This is Kaitlin Trujillo from Netop, bringing you a quick tip for your Chromebook classroom.
We often think about classroom management software as being for behavior and redirect, but there’s also the opportunity to provide differentiated instruction using the features of Vision for Chromebooks. Today, I’m going to demonstrate for you:
- how we can use demo mode to share our screen out for visual accommodation;
- how we can send helpful lesson links and materials to students;
- and how limiting the browsing session can provide clickable access to less than necessary websites for students who may need that type of support.
Here, we have an active class. By clicking demo mode and then choosing to share the extended screen, I’m pushing out to each of my students device my PowerPoint. As I clicked through that PowerPoint, that slide will change for our student screens, and you can see they have limited access. They can no longer use their mouse or keyboard, and their focus is on my presentation.
You may not need to push out your presentation for all students. Maybe somebody forgot their glasses, or has a bad view of the board from where they’re sitting in the room. For these students, you can select them ahead of time and then demo your screen out to their device. Again, by demoing my presentation, I’m giving the students the chance to see like a front row view from anywhere in the room.
Now, Bob Brown’s device is locked. So maybe the other students even have their devices closed and you just need to push out for Bob Brown in order for him to be able to see the presentation while taking notes.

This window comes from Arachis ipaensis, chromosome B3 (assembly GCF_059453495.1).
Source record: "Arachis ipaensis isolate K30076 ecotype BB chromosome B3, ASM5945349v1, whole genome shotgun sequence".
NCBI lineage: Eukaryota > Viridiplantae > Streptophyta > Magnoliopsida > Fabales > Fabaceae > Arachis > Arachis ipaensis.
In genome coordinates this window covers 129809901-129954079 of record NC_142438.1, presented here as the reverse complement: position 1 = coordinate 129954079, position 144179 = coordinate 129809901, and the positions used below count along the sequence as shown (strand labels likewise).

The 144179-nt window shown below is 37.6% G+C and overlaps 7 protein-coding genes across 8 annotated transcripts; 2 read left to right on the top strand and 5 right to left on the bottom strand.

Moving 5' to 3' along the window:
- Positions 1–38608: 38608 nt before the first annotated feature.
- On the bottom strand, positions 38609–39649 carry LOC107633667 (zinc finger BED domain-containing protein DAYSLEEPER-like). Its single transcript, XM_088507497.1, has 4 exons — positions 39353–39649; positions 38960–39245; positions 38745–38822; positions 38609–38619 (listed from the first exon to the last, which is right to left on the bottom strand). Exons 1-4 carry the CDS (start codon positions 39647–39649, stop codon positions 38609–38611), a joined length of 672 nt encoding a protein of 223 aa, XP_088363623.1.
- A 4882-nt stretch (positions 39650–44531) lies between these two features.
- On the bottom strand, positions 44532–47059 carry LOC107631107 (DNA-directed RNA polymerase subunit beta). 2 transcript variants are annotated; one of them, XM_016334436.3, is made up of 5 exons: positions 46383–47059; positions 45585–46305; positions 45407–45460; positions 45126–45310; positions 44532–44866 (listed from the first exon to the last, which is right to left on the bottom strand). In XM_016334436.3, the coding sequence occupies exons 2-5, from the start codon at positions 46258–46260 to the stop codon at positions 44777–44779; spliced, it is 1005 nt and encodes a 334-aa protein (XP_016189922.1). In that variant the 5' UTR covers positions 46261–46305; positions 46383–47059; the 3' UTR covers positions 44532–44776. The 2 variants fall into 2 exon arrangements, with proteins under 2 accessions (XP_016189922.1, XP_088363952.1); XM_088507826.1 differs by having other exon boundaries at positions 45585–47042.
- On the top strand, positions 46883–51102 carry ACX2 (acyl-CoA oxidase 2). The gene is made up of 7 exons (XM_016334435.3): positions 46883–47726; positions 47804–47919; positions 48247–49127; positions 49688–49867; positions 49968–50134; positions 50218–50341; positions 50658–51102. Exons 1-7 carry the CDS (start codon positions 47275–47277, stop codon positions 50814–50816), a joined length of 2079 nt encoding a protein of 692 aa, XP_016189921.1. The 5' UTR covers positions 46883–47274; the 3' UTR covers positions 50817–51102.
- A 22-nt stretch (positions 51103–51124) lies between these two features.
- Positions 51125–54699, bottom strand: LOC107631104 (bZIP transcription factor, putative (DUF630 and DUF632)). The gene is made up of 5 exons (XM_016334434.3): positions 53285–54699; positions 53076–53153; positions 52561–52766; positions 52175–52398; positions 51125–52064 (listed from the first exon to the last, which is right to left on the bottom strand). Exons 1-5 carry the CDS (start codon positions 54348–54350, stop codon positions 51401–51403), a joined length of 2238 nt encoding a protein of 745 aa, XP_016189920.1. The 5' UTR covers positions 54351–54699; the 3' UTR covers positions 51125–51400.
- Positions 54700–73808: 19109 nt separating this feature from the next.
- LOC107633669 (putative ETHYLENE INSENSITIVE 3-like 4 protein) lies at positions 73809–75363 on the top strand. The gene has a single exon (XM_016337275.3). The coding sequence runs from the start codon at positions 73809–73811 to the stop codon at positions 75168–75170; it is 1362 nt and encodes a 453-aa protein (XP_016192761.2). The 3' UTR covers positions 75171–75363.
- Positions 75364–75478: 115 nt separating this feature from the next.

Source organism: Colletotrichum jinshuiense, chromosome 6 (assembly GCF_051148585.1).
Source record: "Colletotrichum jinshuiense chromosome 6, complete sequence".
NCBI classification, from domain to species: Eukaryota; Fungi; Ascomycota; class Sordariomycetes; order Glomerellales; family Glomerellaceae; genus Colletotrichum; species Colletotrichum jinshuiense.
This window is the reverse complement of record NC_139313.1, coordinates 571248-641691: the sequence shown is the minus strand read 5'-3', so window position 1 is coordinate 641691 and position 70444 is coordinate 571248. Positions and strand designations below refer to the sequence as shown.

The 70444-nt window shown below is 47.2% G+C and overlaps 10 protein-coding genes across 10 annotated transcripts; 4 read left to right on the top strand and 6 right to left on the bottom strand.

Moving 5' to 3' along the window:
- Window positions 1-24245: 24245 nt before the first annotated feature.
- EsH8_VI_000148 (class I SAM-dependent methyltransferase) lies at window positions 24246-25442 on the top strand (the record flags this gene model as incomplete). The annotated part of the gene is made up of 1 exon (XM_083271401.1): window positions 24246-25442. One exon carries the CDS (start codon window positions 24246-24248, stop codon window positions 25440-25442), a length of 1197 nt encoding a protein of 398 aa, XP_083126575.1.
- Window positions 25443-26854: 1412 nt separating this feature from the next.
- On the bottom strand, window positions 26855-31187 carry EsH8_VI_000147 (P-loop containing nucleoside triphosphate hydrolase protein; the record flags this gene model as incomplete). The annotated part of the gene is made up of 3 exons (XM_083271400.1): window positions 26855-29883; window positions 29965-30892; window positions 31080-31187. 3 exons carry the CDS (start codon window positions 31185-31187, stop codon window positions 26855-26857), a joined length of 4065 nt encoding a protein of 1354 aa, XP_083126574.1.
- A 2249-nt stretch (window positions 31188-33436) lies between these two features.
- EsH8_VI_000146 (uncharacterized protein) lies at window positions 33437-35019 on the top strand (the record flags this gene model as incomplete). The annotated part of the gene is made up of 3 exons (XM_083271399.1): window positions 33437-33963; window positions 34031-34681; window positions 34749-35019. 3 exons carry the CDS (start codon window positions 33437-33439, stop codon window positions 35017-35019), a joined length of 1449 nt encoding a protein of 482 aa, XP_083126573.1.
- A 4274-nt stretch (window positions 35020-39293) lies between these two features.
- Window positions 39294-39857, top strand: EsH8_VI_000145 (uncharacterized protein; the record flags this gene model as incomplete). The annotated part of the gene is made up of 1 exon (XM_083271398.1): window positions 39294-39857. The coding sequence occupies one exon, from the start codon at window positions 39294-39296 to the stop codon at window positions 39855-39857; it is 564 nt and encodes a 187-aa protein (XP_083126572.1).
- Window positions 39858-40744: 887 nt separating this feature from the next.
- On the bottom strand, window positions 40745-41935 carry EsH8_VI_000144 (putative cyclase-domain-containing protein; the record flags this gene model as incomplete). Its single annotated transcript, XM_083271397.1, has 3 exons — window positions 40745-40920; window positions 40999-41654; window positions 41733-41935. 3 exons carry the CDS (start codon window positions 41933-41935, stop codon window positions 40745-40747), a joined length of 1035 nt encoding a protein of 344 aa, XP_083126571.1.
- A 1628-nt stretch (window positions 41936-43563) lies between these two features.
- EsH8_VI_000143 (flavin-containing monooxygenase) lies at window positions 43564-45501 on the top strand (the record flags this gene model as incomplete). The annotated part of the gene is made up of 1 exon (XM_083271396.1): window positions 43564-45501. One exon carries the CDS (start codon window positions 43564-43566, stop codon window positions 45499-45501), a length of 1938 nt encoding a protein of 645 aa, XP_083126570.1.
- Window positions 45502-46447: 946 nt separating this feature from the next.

Another great way that vision can be used to differentiate instruction is to provide less-than-necessary materials to students. The push a link feature can be used not only to open websites on the student’s browser, but also to recall them back to previous lesson materials. When I was teaching, I would often create support documents or cheat sheets for my students, referring back to the previous lesson. These were in the form of a Google doc. Google docs have shareable links, so all you have to do is go to that Google doc that has that reference material for your students who need accommodation, copy and paste that link for the students, and then push it out to them using the Vision for Chromebooks feature of push a link. This will open that document on a new tab in the student’s browser. It won’t interrupt their current session and it won’t lock down their browser. This can be a great way to ensure that your students have the materials they need.
Lastly, the configure filter web, we often think of this again as a behavior redirect, or as a way to keep students on track who may be off topic, but we’ve built in a feature that allows the clickable links to appear when the student has a filter applied. If you have students who physically can’t navigate on a computer or need some extra help and support with accessing the specific websites for the lesson, this can be a great way to help them. They don’t have to click between the Google Classroom and back again, they don’t have to click onto a hyperlink document and back again. All of the websites that they’re allowed to be on are readily available.
If they accidentally close their browser and open it again, those websites will be there. Now just because you’ve applied a limited browsing session to multiple students doesn’t mean that you have to un-apply them all at the same time. Maybe Andy finished up his work early, wants to work on another activity. I’m going to select Andy, select filter web, and now he has all allowed again, unlocking that browsing experience.
Sometimes when you have multiple features applied to multiple students. It’s easiest just to click, stop all, to give all students access again to their needs. I hope that was a helpful tip and encourages you to think about how Chromebooks provide awesome opportunity in the classroom, but we still must differentiate for our learners.